This budgetary game of chicken, with the safety and combat effectiveness of American soldiers and Marines hanging in the balance, is the handiwork of House Speaker Nancy Pelosi and Senate Majority Leader Harry Reid. But the Democrats' leading presidential contenders, Hillary Clinton and Barack Obama, are complicit. Both voted in November against the Bush administration's request for $70 billion in emergency Iraq funding.
Last April, Obama said, "nobody wants to play chicken with our troops on the ground ... you don't want to play chicken with the president and create a situation in which, potentially, you don't have body armor, you don't have reinforced Humvees, you don't have night-vision goggles." During that same April debate, Sen. Clinton said "of course" she would eventually support legislation funding the troops.
Shades of John Kerry's "I actually voted for it before I voted against it," the revealing gaffe that helped doom his presidential campaign.
What makes this Draconian gambit by Democrats especially damaging to their political fortunes is its paradoxical timing. Just as the troop surge is, by every account, achieving remarkable military gains in Iraq, Democrats in Congress and on the presidential campaign trail continue to insist that we've lost and should retreat. The latest polls (Rasmussen and Pew) show that nearly half of all Americans, up from only a third earlier this year, now believes that the Iraq war is going very well or fairly well. Yet, the Democrats appear oblivious to the changing facts on the ground.
Hillary Clinton, the least dovish of all the Democratic presidential candidates, greeted Gen. Petraeus' cautious optimist last September by saying that believing him required "the willing suspension of disbelief." No word on what she thinks now.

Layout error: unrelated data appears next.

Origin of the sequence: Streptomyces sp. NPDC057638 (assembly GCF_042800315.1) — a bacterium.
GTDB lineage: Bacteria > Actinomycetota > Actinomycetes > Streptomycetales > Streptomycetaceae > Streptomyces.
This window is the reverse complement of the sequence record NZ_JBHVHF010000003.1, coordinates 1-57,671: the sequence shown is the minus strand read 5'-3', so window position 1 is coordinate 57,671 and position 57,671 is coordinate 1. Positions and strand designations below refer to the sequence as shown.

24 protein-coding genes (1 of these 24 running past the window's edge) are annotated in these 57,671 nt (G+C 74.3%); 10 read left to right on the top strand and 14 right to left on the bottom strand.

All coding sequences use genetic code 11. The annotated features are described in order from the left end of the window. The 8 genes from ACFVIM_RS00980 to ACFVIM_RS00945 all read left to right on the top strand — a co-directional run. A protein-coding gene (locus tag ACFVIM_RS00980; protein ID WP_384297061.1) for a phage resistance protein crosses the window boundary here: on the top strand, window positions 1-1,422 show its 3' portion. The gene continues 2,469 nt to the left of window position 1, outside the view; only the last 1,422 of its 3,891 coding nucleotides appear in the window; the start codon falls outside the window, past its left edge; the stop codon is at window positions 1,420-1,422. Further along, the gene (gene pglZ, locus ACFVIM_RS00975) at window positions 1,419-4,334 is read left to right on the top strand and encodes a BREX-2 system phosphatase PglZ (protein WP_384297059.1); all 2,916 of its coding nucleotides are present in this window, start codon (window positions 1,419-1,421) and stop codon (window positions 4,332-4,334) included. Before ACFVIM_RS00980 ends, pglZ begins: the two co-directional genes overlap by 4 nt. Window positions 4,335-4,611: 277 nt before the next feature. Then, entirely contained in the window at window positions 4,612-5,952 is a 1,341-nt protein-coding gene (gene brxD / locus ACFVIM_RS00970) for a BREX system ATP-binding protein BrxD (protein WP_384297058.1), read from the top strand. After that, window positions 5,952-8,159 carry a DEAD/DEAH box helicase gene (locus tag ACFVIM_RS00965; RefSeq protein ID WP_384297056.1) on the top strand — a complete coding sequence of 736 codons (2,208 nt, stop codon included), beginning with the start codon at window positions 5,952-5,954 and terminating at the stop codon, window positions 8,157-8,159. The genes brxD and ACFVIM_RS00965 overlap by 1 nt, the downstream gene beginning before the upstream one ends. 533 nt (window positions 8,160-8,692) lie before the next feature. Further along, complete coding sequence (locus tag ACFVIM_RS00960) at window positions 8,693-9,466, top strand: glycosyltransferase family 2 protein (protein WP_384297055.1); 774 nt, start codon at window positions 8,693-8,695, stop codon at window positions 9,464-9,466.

Democratic Rep. John Murtha, the gruff ex-Marine who became the unlikely hero of anti-war Democrats by calling long ago for withdrawal from Iraq, just returned from a Thanksgiving visit there saying, "I think the 'surge' is working." But then, Murtha isn't running for president.
On terrorist surveillance, the Democrats had to be dragged kicking and screaming into reforming the antiquated Foreign Intelligence Surveillance Act. The National Security Agency is back in business monitoring al-Qaeda's communications, including any with persons inside the United States. Bipartisan compromise accomplished this while protecting Americans' civil liberties, but no thanks to scores of congressional Democrats who still voted no.
Nancy Pelosi insisted on pushing a purely Democratic version that, in effect, gave terrorists the same constitutional protections as American citizens. In the Senate, Hillary Clinton backed a threatened Democratic filibuster of FISA reform despite a pending bipartisan compromise in the Senate Intelligence Committee.
The debate over terrorist surveillance is politically revealing because intelligence gathering is absolutely indispensable to preventing the next 9/11, or worse. Democrats ignore this at their peril.
In 2008, the Democrats' presidential nominee can expect to see all this played back to them in Republican campaign ads charging weakness on national security. Thus might Hillary Clinton or Barack Obama yet lose to a GOP underdog with one ace - undoubted credentials and commitment on national security.
Robert J. Caldwell is editor of The San Diego Union-Tribune's Sunday Insight section and can be reached by e-mail.